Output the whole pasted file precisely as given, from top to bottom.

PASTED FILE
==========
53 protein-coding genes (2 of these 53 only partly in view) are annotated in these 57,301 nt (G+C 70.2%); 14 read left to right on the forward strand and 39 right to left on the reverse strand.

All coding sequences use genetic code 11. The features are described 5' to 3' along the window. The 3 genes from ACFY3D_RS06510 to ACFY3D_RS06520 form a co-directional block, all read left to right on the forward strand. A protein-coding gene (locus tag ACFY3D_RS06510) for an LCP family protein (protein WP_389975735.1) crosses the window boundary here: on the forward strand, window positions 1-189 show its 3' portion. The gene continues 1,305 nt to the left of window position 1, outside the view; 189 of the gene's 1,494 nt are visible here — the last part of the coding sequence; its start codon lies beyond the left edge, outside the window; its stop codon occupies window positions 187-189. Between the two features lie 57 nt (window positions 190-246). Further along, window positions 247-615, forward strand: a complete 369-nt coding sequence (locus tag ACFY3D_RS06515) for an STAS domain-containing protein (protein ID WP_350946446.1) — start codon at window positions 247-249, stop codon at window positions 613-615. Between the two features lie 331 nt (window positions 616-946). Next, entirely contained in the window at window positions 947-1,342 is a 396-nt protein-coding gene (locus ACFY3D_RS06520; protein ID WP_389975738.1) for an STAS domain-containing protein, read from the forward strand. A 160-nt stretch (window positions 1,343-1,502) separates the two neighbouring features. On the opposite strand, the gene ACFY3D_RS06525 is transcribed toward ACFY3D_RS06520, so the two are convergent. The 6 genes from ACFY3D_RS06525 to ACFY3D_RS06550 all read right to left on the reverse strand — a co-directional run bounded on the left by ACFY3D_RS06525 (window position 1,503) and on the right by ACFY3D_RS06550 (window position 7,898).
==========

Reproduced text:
53 protein-coding genes (2 of these 53 only partly in view) are annotated in these 57,301 nt (G+C 70.2%); 14 read left to right on the forward strand and 39 right to left on the reverse strand.

All coding sequences use genetic code 11. The features are described 5' to 3' along the window. The 3 genes from ACFY3D_RS06510 to ACFY3D_RS06520 form a co-directional block, all read left to right on the forward strand. A protein-coding gene (locus tag ACFY3D_RS06510) for an LCP family protein (protein WP_389975735.1) crosses the window boundary here: on the forward strand, window positions 1-189 show its 3' portion. The gene continues 1,305 nt to the left of window position 1, outside the view; 189 of the gene's 1,494 nt are visible here — the last part of the coding sequence; its start codon lies beyond the left edge, outside the window; its stop codon occupies window positions 187-189. Between the two features lie 57 nt (window positions 190-246). Further along, window positions 247-615, forward strand: a complete 369-nt coding sequence (locus tag ACFY3D_RS06515) for an STAS domain-containing protein (protein ID WP_350946446.1) — start codon at window positions 247-249, stop codon at window positions 613-615. Between the two features lie 331 nt (window positions 616-946). Next, entirely contained in the window at window positions 947-1,342 is a 396-nt protein-coding gene (locus ACFY3D_RS06520; protein ID WP_389975738.1) for an STAS domain-containing protein, read from the forward strand. A 160-nt stretch (window positions 1,343-1,502) separates the two neighbouring features. On the opposite strand, the gene ACFY3D_RS06525 is transcribed toward ACFY3D_RS06520, so the two are convergent. The 6 genes from ACFY3D_RS06525 to ACFY3D_RS06550 all read right to left on the reverse strand — a co-directional run bounded on the left by ACFY3D_RS06525 (window position 1,503) and on the right by ACFY3D_RS06550 (window position 7,898).